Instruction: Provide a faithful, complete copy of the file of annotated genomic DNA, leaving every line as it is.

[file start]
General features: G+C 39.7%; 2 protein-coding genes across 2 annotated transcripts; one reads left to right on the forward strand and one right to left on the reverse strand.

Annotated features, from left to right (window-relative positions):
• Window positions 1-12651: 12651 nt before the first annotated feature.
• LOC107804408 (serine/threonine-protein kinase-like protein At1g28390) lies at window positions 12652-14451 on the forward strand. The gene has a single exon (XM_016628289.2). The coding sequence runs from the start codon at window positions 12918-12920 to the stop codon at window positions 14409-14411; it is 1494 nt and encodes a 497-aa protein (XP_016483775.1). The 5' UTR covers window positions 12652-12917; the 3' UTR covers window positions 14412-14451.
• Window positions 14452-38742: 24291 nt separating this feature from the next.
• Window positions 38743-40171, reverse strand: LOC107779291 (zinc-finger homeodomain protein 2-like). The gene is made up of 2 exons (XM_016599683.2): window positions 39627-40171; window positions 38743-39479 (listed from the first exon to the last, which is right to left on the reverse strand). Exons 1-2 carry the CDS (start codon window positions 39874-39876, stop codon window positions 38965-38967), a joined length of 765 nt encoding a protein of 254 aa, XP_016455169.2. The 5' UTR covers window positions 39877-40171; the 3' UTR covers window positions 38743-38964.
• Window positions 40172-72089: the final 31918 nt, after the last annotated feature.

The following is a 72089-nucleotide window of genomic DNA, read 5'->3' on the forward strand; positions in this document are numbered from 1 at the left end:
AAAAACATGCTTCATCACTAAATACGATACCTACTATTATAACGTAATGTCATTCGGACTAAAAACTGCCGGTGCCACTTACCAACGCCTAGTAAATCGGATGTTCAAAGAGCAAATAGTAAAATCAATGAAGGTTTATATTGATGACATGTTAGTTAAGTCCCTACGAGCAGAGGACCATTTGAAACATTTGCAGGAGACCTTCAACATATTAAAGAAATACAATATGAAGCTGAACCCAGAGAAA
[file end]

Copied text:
General features: G+C 39.7%; 2 protein-coding genes across 2 annotated transcripts; one reads left to right on the forward strand and one right to left on the reverse strand.

Annotated features, from left to right (window-relative positions):
• Window positions 1-12651: 12651 nt before the first annotated feature.
• LOC107804408 (serine/threonine-protein kinase-like protein At1g28390) lies at window positions 12652-14451 on the forward strand. The gene has a single exon (XM_016628289.2). The coding sequence runs from the start codon at window positions 12918-12920 to the stop codon at window positions 14409-14411; it is 1494 nt and encodes a 497-aa protein (XP_016483775.1). The 5' UTR covers window positions 12652-12917; the 3' UTR covers window positions 14412-14451.
• Window positions 14452-38742: 24291 nt separating this feature from the next.
• Window positions 38743-40171, reverse strand: LOC107779291 (zinc-finger homeodomain protein 2-like). The gene is made up of 2 exons (XM_016599683.2): window positions 39627-40171; window positions 38743-39479 (listed from the first exon to the last, which is right to left on the reverse strand). Exons 1-2 carry the CDS (start codon window positions 39874-39876, stop codon window positions 38965-38967), a joined length of 765 nt encoding a protein of 254 aa, XP_016455169.2. The 5' UTR covers window positions 39877-40171; the 3' UTR covers window positions 38743-38964.
• Window positions 40172-72089: the final 31918 nt, after the last annotated feature.

The following is a 72089-nucleotide window of genomic DNA, read 5'->3' on the forward strand; positions in this document are numbered from 1 at the left end:
AAAAACATGCTTCATCACTAAATACGATACCTACTATTATAACGTAATGTCATTCGGACTAAAAACTGCCGGTGCCACTTACCAACGCCTAGTAAATCGGATGTTCAAAGAGCAAATAGTAAAATCAATGAAGGTTTATATTGATGACATGTTAGTTAAGTCCCTACGAGCAGAGGACCATTTGAAACATTTGCAGGAGACCTTCAACATATTAAAGAAATACAATATGAAGCTGAACCCAGAGAAA